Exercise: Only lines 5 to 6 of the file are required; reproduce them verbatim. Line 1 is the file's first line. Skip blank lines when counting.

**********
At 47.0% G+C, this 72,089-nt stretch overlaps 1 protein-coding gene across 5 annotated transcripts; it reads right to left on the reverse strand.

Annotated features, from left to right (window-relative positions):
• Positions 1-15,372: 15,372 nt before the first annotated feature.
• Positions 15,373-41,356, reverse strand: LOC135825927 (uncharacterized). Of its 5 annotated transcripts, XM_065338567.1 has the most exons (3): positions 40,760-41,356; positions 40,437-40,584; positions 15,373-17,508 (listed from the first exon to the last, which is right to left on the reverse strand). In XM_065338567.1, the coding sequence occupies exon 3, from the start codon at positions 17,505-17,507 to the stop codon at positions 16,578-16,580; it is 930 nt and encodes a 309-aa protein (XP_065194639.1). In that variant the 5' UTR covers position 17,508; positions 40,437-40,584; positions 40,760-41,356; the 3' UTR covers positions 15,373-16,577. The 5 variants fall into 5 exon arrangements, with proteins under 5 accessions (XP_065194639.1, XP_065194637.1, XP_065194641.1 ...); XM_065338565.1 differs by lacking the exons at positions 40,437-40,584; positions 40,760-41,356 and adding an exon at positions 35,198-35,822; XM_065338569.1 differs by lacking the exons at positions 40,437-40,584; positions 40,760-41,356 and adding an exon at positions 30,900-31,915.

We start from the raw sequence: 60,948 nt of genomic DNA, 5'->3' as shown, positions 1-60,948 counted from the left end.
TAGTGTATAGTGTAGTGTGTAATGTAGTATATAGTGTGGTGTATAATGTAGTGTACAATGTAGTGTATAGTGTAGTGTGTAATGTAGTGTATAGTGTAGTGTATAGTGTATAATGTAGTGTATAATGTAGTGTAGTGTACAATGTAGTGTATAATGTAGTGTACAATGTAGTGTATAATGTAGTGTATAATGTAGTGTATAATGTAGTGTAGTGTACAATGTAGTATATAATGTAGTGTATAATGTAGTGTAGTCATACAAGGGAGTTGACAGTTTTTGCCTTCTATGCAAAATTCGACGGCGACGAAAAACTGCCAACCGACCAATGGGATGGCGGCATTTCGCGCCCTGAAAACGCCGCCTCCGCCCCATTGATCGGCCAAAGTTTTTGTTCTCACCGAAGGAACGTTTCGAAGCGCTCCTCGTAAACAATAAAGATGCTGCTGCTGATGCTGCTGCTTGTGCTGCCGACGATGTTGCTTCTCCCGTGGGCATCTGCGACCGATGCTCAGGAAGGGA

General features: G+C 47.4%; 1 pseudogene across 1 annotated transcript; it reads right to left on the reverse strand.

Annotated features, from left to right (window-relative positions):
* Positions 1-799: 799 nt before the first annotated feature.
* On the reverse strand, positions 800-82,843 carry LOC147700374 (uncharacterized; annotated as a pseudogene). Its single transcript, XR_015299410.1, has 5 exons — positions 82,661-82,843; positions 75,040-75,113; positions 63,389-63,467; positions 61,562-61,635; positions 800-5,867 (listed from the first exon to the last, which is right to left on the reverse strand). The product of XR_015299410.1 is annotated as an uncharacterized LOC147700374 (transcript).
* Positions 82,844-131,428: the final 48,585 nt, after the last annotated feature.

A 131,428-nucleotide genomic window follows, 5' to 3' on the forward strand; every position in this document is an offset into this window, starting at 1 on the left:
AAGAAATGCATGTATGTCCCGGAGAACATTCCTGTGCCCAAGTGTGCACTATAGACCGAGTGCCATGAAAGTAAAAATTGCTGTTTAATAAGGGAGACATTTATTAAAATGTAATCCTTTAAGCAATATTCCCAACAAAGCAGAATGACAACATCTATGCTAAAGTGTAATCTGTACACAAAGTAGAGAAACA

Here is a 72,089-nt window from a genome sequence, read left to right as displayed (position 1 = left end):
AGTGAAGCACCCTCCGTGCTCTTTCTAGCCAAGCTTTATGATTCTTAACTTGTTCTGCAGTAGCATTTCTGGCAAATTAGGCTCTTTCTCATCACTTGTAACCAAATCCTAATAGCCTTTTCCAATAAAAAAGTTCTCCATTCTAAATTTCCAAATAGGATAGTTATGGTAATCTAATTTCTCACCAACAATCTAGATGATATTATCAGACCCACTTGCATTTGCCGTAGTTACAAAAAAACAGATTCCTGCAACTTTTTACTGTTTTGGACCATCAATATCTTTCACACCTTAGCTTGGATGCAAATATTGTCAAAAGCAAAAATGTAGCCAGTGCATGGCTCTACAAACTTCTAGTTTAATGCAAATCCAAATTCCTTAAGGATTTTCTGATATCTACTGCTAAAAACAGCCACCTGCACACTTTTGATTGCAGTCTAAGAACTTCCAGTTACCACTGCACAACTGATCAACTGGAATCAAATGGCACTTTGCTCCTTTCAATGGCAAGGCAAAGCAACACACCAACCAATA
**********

We start from the raw sequence: 60,948 nt of genomic DNA, 5'->3' as shown, positions 1-60,948 counted from the left end.
TAGTGTATAGTGTAGTGTGTAATGTAGTATATAGTGTGGTGTATAATGTAGTGTACAATGTAGTGTATAGTGTAGTGTGTAATGTAGTGTATAGTGTAGTGTATAGTGTATAATGTAGTGTATAATGTAGTGTAGTGTACAATGTAGTGTATAATGTAGTGTACAATGTAGTGTATAATGTAGTGTATAATGTAGTGTATAATGTAGTGTAGTGTACAATGTAGTATATAATGTAGTGTATAATGTAGTGTAGTCATACAAGGGAGTTGACAGTTTTTGCCTTCTATGCAAAATTCGACGGCGACGAAAAACTGCCAACCGACCAATGGGATGGCGGCATTTCGCGCCCTGAAAACGCCGCCTCCGCCCCATTGATCGGCCAAAGTTTTTGTTCTCACCGAAGGAACGTTTCGAAGCGCTCCTCGTAAACAATAAAGATGCTGCTGCTGATGCTGCTGCTTGTGCTGCCGACGATGTTGCTTCTCCCGTGGGCATCTGCGACCGATGCTCAGGAAGGGA